How Many Times Will You Retire

I’ve said this for many years you retire once or twice in your career. You work a long time for a company and you retire, and then maybe you consult and then retire second time.

Here at Willis Johnson and Associates, we have helped retire hundreds if not thousands of people (for many many years I wish we would have tracked the number because I’m sure the number would be astonishing to all of us) and the fact is we’ve seen so many different things and our job is to really have a true understanding of your benefit book, your benefit plan, and to make sure you’re not letting opportunities slip through your fingers because you’re not taking advantage of them.

 

Free Consult

The way we do this is really first giving you the thing you probably need more than anything else: a second opinion. Have someone else review what you’ve already been doing if you take this opportunity to come in for a complimentary initial consultation. We ask you to prepare and have on the day we asked you to come in and have your passcode so we can get get online and see what your benefits are the point is we want to see what you’ve been doing and how you’re set up. If you come in and everything is in great shape and looks fantastic in a second opinion says man you don’t really need it do anything differently it’s going to work. But most likely most cases when an individual walks in we say this will work but you’re not optimizing it the way we want to… let me give you two or three ideas it will help you optimize your plan and make it just a little bit better because there’s nothing wrong with having a retirement plan that adds cushion and a little bit more flexibility to it — because as we know things sometimes don’t always work out the way we’d like. We want to have a plan that has some cushions in there and understands that if something goes wrong or you stumble little bit coming out of blocks because the markets don’t work out, or expenses are a little bit higher than you expect, that you will have the cushion throughout your entire retirement to live the life that you deserve.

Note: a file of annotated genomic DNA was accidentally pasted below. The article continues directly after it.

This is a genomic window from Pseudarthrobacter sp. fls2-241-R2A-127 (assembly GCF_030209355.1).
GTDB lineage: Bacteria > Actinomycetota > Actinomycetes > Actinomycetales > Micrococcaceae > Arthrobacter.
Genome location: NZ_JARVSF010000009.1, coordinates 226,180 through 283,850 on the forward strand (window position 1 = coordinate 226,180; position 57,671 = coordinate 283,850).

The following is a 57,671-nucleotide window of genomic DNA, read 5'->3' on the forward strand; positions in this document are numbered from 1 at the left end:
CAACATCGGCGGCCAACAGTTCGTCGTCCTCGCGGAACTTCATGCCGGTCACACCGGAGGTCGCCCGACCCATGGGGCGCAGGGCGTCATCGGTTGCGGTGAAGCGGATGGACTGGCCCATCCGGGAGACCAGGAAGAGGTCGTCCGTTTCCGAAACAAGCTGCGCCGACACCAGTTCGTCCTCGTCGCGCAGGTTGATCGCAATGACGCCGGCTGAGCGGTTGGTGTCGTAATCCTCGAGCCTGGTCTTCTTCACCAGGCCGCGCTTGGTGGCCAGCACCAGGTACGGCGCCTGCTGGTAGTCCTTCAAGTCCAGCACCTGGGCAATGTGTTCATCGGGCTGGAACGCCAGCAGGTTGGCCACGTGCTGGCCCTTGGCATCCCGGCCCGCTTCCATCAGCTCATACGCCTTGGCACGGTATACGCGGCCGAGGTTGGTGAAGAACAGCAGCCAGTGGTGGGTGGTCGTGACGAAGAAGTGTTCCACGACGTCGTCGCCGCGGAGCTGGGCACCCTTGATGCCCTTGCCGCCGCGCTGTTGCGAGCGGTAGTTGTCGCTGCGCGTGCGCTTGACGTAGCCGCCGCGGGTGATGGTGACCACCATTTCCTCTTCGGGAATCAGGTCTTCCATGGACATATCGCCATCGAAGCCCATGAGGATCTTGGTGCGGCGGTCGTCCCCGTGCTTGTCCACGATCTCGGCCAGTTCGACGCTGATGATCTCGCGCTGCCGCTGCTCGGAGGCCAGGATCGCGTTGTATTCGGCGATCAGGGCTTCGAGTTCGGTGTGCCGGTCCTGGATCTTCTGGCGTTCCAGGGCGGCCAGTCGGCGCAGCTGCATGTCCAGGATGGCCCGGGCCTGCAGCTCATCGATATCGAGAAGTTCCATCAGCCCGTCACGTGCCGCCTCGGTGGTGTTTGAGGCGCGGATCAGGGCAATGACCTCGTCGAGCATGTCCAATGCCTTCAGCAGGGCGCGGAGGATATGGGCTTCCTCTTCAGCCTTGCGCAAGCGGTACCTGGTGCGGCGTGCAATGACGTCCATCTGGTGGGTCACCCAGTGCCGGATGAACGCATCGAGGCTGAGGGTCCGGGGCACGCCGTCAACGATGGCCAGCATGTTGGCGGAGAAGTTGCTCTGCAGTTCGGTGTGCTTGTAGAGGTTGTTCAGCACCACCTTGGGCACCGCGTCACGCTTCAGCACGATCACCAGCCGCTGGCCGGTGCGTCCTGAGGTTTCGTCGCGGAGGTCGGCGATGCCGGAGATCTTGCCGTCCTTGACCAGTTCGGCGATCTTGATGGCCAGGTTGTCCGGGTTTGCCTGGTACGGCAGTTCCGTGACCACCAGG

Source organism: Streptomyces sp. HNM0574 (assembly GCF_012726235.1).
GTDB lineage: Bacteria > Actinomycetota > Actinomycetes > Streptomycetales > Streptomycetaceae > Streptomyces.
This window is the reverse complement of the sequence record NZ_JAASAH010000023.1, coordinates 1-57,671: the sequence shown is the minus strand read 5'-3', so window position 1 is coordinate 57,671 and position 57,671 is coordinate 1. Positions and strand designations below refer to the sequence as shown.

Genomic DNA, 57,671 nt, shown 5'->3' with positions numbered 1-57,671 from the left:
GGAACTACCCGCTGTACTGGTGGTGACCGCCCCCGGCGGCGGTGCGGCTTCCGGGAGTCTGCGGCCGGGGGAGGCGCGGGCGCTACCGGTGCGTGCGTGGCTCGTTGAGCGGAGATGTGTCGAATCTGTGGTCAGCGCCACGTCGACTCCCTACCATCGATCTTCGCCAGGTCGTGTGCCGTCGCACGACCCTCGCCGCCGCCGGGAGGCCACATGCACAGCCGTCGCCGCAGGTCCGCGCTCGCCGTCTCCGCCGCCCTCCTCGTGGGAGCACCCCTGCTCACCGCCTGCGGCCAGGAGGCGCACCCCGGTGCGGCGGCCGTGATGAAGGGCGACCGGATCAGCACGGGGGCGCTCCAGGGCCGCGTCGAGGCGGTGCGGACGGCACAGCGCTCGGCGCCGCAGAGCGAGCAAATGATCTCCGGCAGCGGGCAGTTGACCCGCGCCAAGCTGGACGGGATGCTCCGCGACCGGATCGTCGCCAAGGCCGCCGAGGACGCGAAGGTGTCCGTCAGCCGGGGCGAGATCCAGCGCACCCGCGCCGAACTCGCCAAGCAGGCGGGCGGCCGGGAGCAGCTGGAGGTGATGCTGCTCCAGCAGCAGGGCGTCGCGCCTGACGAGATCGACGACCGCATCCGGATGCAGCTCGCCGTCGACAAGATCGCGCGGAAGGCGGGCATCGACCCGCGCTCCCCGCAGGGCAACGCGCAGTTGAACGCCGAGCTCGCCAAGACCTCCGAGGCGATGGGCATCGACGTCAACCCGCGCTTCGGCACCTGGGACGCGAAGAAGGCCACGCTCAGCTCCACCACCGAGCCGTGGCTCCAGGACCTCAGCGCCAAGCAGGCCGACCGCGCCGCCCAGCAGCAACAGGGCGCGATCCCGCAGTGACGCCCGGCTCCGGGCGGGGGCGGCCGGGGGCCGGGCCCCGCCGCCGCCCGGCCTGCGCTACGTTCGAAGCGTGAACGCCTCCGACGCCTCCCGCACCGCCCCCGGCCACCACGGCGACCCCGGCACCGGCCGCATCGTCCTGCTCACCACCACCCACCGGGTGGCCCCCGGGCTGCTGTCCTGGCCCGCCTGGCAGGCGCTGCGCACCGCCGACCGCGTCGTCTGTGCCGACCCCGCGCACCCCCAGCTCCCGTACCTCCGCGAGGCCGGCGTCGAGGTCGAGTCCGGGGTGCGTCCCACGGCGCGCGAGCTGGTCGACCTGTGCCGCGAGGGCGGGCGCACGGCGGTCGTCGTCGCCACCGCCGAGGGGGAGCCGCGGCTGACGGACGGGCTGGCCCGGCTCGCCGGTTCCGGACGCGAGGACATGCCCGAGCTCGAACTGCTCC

What we do it is if someone decides to hire us we will put together a flat fee-based plan. We’re going to say our fee to prepare your plan is this — client pays half on the front end and half on the back end. This allows us to put together a very comprehensive financial plan to let you know what best fits your situation where you’re going; it’s a customized plan was one of our wealth managers here in the firm.

Some clients ask us to also assist them with the asset management managing the assets because different accounts should be managed differently, in that what I’m saying different buckets in your funds:

          • Some assets should be identified that you will take out in the first two to three or five years retirement.
          • Some should be identified that you will be using for 10 years and should be more aggressive or be more concerned with inflation
          • Some might be addressing certain needs like education cost

So what I recommend is you sit down gather your data but take advantage of that complimentary initial consultation. We have a chance to kind of see what you’re doing and then if you want to put together an overall plan that really sets the roadmap for you for your future, we would like to help you put that together and then we can help you maintain that to the asset management aspects of our firm.

Here at Willis Johnson and Associates we are fiduciary — we are registered with the SEC — and what that means we need to be doing the thing that’s best for you. We don’t sell any products; what we are concerned about is our clients and developing the plan and the custom plan is the roadmap to give them where they want to go, and we’ll be around to also make the adjustments as things change in your own plan.

I look forward to meeting you when you come in the office. Again, this is Willis Johnson. I look forward to seeing you here soon. Thank you.

Willis Johnson & Associates is a registered investment advisor. Information presented is for educational purposes only. It should not be considered specific investment advice, does not take into consideration your specific situation, and does not intend to make an offer or solicitation for the sale or purchase of any securities or investment strategies. Investments involve risk and are not guaranteed. Be sure to consult with a qualified financial advisor and/or tax professional before implementing any strategy discussed herein. Insurance products and services are offered or sold through individually licensed and appointed agents in various jurisdictions.